Moudaïna – Andrée Clair

“Moudaina ou deux enfants au cœur de l’afrique” is the name of the most recent book which I’ve read.

In the recent days I’ve decided to start read more often. One of the reasons to stop reading was that I’ve found out that most of the thoughts in the books are already said… It’s sounds stupid but, said by different words if I know or feel that the concept of the book is familiar to me then I don’t feel desire to read it.

Of course I had different “change of hearts” about this concept. As they say – it’s not about the story but about the experience of the writer. It’s about that maybe your day wasn’t come yet to read that “one ” book. Even besides all these words of wisdom I still had hard times to go out and look for interesting books. But recently I’ve come out with a new strategy – This strategy was to read books on foreign languages. And I found some interesting relations which I still explore.

So I went to our hometown “French” center and I loan a book. It’s an easy enough book for reading if you are beginner to intermediate in this language. I am going to put some quotes from the book and after that I will write down one part of the words which I didn’t understood. I found them in the internet dictionary of Larousse and some other similar sources. Another part of the words I just left like that… covered in “mystery wo0oo0o” ; )

I’ve passed by them only by guessing or by trying to figure them out by their context. That way I keep my mind occupied not only by the story of the book, but also by the way the language is structured. It’s like a game, like a puzzle but it’s important to keep the game easy enough so it’s stays fun and curious.

Thanks.

Le pere et le fils s’assirent.

« Yassédi, cela veut dire « ne lui donnez pas de nom ». C’était notre premier enfant. Nous ne voulions pas qu’il lui arrive du mal. La petite n’a pas eu de nom, car il ne peut arriver malheur à quelqu’un qui n’en a pas. Et elle est restée « Yassédi ». Tchinda, elle, est née sous un tamarinier semblable à celui qui nous abrite. Alors, nous lui avons donné le nom de l’arbre qui l’a protégée de son ombre dès sa naissance. Tchaïtoum, notre cinquième enfant, a été appelé « Frappons- le » pour faire croire aux esprits que nous étions mécontents de sa naissance. Quand il a été malade, nous avons craint que les esprits n’aient compris notre ruse. Mais le Dr Ndang a été plus fort qu’eux, et il a tiré Tchaïtoum vers la vie.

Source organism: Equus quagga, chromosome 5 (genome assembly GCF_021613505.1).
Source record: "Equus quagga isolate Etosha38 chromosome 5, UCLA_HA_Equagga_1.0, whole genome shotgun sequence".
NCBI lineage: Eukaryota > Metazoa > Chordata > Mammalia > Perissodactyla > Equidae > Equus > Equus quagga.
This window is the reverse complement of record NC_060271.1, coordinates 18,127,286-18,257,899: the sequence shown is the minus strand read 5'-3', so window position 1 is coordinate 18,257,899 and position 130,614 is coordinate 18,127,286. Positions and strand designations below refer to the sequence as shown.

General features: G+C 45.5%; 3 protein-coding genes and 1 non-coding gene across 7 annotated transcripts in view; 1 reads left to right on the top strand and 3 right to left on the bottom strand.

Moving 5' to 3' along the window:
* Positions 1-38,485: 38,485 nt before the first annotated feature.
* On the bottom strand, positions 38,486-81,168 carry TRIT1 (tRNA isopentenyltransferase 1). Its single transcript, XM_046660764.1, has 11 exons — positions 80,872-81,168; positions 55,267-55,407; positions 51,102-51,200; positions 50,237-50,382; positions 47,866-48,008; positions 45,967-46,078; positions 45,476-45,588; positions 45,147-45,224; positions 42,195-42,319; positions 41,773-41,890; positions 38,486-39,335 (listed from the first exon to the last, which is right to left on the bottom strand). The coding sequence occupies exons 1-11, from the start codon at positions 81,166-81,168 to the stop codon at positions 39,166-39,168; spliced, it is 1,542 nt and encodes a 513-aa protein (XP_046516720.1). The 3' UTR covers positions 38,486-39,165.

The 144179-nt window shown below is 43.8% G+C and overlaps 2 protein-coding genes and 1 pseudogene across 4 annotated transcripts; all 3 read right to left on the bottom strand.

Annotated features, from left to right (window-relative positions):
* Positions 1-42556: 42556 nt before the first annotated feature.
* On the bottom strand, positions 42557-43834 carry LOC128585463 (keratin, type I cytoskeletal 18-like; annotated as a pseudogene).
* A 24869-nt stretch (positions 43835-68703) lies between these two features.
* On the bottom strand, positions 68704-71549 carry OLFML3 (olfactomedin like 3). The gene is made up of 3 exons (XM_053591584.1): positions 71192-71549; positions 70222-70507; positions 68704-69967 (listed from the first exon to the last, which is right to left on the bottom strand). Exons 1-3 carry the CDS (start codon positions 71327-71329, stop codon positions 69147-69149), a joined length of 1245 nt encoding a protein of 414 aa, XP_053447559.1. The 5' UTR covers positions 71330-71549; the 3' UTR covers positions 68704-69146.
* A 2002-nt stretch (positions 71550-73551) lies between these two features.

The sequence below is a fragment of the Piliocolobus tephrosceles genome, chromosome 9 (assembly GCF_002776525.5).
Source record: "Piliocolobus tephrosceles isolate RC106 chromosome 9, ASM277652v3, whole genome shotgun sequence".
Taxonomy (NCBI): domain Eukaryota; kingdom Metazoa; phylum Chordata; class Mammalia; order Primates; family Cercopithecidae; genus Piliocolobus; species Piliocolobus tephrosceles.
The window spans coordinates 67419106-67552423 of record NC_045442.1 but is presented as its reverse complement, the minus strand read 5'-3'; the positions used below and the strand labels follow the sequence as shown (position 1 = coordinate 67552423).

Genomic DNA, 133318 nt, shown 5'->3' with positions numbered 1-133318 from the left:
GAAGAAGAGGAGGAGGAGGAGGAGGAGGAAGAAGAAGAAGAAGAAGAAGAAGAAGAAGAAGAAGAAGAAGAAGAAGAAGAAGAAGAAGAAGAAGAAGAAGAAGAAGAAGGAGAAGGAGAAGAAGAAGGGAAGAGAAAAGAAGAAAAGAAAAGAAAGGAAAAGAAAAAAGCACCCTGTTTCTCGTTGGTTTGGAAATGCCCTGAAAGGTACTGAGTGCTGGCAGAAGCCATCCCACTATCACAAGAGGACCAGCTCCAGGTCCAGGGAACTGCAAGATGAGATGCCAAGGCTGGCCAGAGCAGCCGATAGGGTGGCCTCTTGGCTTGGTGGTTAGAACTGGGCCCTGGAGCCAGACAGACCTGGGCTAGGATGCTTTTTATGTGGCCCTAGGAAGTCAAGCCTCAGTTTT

C’est beau, mon enfant, d’être plus fort que les demons !

C’est pour cela, s’exclama Moudaïna, les yeux brillants, que je veux être docteur. Je veux être plus fort que le mal, je veux, moi aussi, tirer les gens vers la vie, je veux… » 

Dictionary:

aboie – bark

achalandée – busiest

ahuri – stunned, amazed

Ardeur – devotion, zeal, passion

arracher – pull, extract

averse – rain

averse crépitante – sizzling, cracking rain

babouches – slippers

bêler/bêlement – bleat

berge – river shore

biscournu – misshapen

Brousse – jungle, bush

Cadence – rate

calebasse – calabash

chauves-souris – bat

chaux – lime wall

chope  – mug

Cinéaste – filmmaker

confrère – confrere

congé – leave, vacation

crottes – droppings

dégringoler – plummet, deteriorate

délestée- offload

Désœvrement – idleness

dispensaire – clinic

du reste – besides

écarquiller les yeux – open eyelids widely

effaroucher – scare, frighten

épis (de blé) – wheat ears

éternuer – sneeze

être ému – move (v.)

Exaspérer – aggravate,infuriate

fendu, pirogue fendu – spit, cracked

fente – slot,crack

flot – stream, flow

Gambader – frisk, roam

Grellot – bell

Grenier à mil – granary

Grogner / grognement -growl, grunt

hâtif – rushed

hausse – rise, increase

Incogru – incocrus, out of ordinary

inlassablement – tireless, relentless

lamentablement – miserably

lancet – lancet

lanière – strap

Les carreaux – tiles, window

malecontreux – unfortunate

Maussade – morose

Mauve – pale purple

meuflante – moo

mouillé – wet, damp

moustiquaire – mosquito net

natte – mat

outre, en outre – in addition to, excessively

pagayer – paddle

paille – straw

Peau de cabris – goatskin

perche – perch

plaqué – plated

Quémander – beg

rassurer – apease, reassure

Remue-ménage – bustle

renifler – snort

rire à gorge déployée – Laughing out loud

Rôtir – roast

S’eclipser – slip away, vanish

S’élancer – soar

S’envoler – fly away, vanish, launch

se démèner – scramble, struggling

Se précipiter – rush/speed up

Selette – spotlight, hot seat

sentier – path, pathway, trail

Somnoler – drowse

Souligner – highlight, emphasize

soupirer – signed, huff

sursauter – startle, jump

tendre – stretch

tiède, eau tiédasse  – lukewarm

Titubant – staggering

tracasser – worry, bother

Trotteur – walker, trotter

The words may be not completely relevant to their sense but they can give at least an idea about what’s going on in the text.

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